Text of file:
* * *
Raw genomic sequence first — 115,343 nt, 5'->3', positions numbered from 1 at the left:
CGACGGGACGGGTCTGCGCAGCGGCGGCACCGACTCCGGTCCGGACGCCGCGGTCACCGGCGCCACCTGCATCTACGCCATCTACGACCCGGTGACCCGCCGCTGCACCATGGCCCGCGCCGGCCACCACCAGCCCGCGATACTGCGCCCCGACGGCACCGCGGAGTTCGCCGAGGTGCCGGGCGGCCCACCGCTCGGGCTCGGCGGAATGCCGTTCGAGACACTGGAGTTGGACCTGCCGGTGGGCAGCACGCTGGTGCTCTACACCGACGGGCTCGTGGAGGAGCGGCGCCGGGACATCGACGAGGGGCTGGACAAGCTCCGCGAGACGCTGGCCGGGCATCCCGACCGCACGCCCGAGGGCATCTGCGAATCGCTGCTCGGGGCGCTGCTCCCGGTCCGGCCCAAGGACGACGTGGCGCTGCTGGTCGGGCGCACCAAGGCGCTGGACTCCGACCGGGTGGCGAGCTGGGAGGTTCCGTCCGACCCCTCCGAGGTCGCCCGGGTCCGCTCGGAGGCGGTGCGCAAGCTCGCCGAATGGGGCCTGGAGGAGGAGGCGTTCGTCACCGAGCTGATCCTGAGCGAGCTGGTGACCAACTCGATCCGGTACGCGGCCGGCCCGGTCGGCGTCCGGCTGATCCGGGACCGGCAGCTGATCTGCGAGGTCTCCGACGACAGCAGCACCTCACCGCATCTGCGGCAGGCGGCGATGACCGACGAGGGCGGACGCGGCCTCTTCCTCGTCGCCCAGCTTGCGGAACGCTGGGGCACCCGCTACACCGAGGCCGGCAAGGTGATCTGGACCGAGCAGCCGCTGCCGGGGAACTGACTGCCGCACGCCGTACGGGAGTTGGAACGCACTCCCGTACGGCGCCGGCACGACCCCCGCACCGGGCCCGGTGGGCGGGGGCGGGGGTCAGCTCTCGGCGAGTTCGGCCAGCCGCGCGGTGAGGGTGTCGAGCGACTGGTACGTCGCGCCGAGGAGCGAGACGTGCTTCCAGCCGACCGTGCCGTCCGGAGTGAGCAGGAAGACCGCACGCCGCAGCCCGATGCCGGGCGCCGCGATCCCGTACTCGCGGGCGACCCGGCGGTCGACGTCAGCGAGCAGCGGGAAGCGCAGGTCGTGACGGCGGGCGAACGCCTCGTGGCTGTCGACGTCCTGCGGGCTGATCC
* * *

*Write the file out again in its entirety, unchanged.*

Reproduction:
Raw genomic sequence first — 115,343 nt, 5'->3', positions numbered from 1 at the left:
CGACGGGACGGGTCTGCGCAGCGGCGGCACCGACTCCGGTCCGGACGCCGCGGTCACCGGCGCCACCTGCATCTACGCCATCTACGACCCGGTGACCCGCCGCTGCACCATGGCCCGCGCCGGCCACCACCAGCCCGCGATACTGCGCCCCGACGGCACCGCGGAGTTCGCCGAGGTGCCGGGCGGCCCACCGCTCGGGCTCGGCGGAATGCCGTTCGAGACACTGGAGTTGGACCTGCCGGTGGGCAGCACGCTGGTGCTCTACACCGACGGGCTCGTGGAGGAGCGGCGCCGGGACATCGACGAGGGGCTGGACAAGCTCCGCGAGACGCTGGCCGGGCATCCCGACCGCACGCCCGAGGGCATCTGCGAATCGCTGCTCGGGGCGCTGCTCCCGGTCCGGCCCAAGGACGACGTGGCGCTGCTGGTCGGGCGCACCAAGGCGCTGGACTCCGACCGGGTGGCGAGCTGGGAGGTTCCGTCCGACCCCTCCGAGGTCGCCCGGGTCCGCTCGGAGGCGGTGCGCAAGCTCGCCGAATGGGGCCTGGAGGAGGAGGCGTTCGTCACCGAGCTGATCCTGAGCGAGCTGGTGACCAACTCGATCCGGTACGCGGCCGGCCCGGTCGGCGTCCGGCTGATCCGGGACCGGCAGCTGATCTGCGAGGTCTCCGACGACAGCAGCACCTCACCGCATCTGCGGCAGGCGGCGATGACCGACGAGGGCGGACGCGGCCTCTTCCTCGTCGCCCAGCTTGCGGAACGCTGGGGCACCCGCTACACCGAGGCCGGCAAGGTGATCTGGACCGAGCAGCCGCTGCCGGGGAACTGACTGCCGCACGCCGTACGGGAGTTGGAACGCACTCCCGTACGGCGCCGGCACGACCCCCGCACCGGGCCCGGTGGGCGGGGGCGGGGGTCAGCTCTCGGCGAGTTCGGCCAGCCGCGCGGTGAGGGTGTCGAGCGACTGGTACGTCGCGCCGAGGAGCGAGACGTGCTTCCAGCCGACCGTGCCGTCCGGAGTGAGCAGGAAGACCGCACGCCGCAGCCCGATGCCGGGCGCCGCGATCCCGTACTCGCGGGCGACCCGGCGGTCGACGTCAGCGAGCAGCGGGAAGCGCAGGTCGTGACGGCGGGCGAACGCCTCGTGGCTGTCGACGTCCTGCGGGCTGATCC